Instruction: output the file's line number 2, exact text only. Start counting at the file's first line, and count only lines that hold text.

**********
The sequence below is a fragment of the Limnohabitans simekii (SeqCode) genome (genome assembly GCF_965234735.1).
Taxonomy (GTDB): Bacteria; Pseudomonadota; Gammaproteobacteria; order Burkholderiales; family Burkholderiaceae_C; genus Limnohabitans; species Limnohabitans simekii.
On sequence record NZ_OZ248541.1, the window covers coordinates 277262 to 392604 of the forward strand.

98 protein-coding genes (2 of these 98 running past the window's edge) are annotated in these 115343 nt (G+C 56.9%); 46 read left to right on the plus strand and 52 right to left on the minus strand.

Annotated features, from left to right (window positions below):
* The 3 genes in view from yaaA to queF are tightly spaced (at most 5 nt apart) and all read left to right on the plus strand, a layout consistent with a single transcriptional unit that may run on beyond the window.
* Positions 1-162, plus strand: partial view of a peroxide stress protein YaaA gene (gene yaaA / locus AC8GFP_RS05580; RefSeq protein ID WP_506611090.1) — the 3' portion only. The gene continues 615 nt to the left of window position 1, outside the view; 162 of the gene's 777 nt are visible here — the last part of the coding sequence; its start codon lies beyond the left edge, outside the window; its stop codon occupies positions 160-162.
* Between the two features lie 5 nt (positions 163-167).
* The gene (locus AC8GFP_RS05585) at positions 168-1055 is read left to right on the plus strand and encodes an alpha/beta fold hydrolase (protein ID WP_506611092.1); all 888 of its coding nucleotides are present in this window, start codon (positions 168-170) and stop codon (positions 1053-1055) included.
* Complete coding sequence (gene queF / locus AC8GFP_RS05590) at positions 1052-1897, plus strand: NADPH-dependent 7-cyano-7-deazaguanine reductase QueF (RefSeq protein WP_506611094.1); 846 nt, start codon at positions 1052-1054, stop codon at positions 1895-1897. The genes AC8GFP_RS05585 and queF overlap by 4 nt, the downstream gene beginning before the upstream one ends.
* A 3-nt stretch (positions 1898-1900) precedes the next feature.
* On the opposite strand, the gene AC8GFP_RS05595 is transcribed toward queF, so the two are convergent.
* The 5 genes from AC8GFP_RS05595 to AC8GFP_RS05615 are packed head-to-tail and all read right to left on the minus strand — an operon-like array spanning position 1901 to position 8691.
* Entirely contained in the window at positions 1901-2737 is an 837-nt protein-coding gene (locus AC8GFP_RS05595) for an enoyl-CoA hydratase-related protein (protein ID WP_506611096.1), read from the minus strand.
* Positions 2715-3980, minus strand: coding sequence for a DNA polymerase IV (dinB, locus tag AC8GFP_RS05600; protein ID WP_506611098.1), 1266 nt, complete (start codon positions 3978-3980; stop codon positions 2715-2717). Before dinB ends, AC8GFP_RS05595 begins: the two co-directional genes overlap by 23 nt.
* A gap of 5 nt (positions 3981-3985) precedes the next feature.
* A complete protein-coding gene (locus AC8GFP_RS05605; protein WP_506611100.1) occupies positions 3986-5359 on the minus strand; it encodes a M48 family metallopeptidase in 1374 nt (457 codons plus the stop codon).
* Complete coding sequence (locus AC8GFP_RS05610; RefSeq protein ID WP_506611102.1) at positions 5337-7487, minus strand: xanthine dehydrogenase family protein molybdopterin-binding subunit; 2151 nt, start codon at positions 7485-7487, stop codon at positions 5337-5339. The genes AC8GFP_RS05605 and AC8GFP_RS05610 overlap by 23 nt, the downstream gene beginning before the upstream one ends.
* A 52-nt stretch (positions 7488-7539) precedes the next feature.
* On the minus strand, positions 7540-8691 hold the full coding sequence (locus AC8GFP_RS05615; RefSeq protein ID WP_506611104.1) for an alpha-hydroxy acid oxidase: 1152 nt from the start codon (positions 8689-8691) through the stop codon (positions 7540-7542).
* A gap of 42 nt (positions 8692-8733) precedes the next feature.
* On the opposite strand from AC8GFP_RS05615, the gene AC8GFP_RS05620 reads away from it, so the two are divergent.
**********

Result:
Taxonomy (GTDB): Bacteria; Pseudomonadota; Gammaproteobacteria; order Burkholderiales; family Burkholderiaceae_C; genus Limnohabitans; species Limnohabitans simekii.